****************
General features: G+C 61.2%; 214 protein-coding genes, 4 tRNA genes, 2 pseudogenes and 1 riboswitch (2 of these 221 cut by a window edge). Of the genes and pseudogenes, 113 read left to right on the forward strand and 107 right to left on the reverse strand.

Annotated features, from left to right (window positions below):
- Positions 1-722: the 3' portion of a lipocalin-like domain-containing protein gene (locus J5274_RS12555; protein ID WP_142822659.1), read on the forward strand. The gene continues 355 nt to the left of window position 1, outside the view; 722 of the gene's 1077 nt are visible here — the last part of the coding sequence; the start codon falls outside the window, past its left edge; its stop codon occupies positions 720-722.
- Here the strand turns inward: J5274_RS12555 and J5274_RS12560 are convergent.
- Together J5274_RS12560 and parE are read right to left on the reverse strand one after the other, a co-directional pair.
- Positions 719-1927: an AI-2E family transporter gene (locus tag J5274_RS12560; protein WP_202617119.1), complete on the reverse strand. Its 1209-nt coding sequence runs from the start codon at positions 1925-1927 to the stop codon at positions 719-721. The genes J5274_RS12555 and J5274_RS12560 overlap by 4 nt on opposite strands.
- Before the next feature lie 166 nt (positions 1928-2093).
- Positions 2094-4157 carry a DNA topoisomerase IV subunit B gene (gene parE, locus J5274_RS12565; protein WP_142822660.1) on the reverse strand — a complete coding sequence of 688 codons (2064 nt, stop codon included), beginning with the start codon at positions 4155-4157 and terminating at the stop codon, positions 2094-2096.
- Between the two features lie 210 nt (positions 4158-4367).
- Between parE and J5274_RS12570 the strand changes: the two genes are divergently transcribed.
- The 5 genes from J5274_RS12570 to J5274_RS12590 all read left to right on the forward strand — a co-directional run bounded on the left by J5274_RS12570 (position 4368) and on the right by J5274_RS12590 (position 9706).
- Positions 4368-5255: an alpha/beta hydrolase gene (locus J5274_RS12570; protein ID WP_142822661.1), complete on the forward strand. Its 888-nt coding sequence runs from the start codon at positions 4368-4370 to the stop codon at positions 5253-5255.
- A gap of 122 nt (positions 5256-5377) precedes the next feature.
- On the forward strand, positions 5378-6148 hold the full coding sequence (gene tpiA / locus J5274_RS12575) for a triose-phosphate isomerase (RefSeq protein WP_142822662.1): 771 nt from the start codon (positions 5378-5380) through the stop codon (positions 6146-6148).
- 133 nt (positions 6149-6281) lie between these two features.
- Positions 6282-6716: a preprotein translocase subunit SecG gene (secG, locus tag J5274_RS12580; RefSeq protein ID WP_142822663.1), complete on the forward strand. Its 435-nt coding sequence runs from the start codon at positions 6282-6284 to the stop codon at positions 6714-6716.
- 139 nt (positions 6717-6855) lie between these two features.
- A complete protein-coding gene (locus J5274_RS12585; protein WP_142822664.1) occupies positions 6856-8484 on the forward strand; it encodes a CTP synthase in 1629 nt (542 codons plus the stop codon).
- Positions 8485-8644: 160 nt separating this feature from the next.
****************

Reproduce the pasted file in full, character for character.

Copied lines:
General features: G+C 61.2%; 214 protein-coding genes, 4 tRNA genes, 2 pseudogenes and 1 riboswitch (2 of these 221 cut by a window edge). Of the genes and pseudogenes, 113 read left to right on the forward strand and 107 right to left on the reverse strand.

Annotated features, from left to right (window positions below):
- Positions 1-722: the 3' portion of a lipocalin-like domain-containing protein gene (locus J5274_RS12555; protein ID WP_142822659.1), read on the forward strand. The gene continues 355 nt to the left of window position 1, outside the view; 722 of the gene's 1077 nt are visible here — the last part of the coding sequence; the start codon falls outside the window, past its left edge; its stop codon occupies positions 720-722.
- Here the strand turns inward: J5274_RS12555 and J5274_RS12560 are convergent.
- Together J5274_RS12560 and parE are read right to left on the reverse strand one after the other, a co-directional pair.
- Positions 719-1927: an AI-2E family transporter gene (locus tag J5274_RS12560; protein WP_202617119.1), complete on the reverse strand. Its 1209-nt coding sequence runs from the start codon at positions 1925-1927 to the stop codon at positions 719-721. The genes J5274_RS12555 and J5274_RS12560 overlap by 4 nt on opposite strands.
- Before the next feature lie 166 nt (positions 1928-2093).
- Positions 2094-4157 carry a DNA topoisomerase IV subunit B gene (gene parE, locus J5274_RS12565; protein WP_142822660.1) on the reverse strand — a complete coding sequence of 688 codons (2064 nt, stop codon included), beginning with the start codon at positions 4155-4157 and terminating at the stop codon, positions 2094-2096.
- Between the two features lie 210 nt (positions 4158-4367).
- Between parE and J5274_RS12570 the strand changes: the two genes are divergently transcribed.
- The 5 genes from J5274_RS12570 to J5274_RS12590 all read left to right on the forward strand — a co-directional run bounded on the left by J5274_RS12570 (position 4368) and on the right by J5274_RS12590 (position 9706).
- Positions 4368-5255: an alpha/beta hydrolase gene (locus J5274_RS12570; protein ID WP_142822661.1), complete on the forward strand. Its 888-nt coding sequence runs from the start codon at positions 4368-4370 to the stop codon at positions 5253-5255.
- A gap of 122 nt (positions 5256-5377) precedes the next feature.
- On the forward strand, positions 5378-6148 hold the full coding sequence (gene tpiA / locus J5274_RS12575) for a triose-phosphate isomerase (RefSeq protein WP_142822662.1): 771 nt from the start codon (positions 5378-5380) through the stop codon (positions 6146-6148).
- 133 nt (positions 6149-6281) lie between these two features.
- Positions 6282-6716: a preprotein translocase subunit SecG gene (secG, locus tag J5274_RS12580; RefSeq protein ID WP_142822663.1), complete on the forward strand. Its 435-nt coding sequence runs from the start codon at positions 6282-6284 to the stop codon at positions 6714-6716.
- 139 nt (positions 6717-6855) lie between these two features.
- A complete protein-coding gene (locus J5274_RS12585; protein WP_142822664.1) occupies positions 6856-8484 on the forward strand; it encodes a CTP synthase in 1629 nt (542 codons plus the stop codon).
- Positions 8485-8644: 160 nt separating this feature from the next.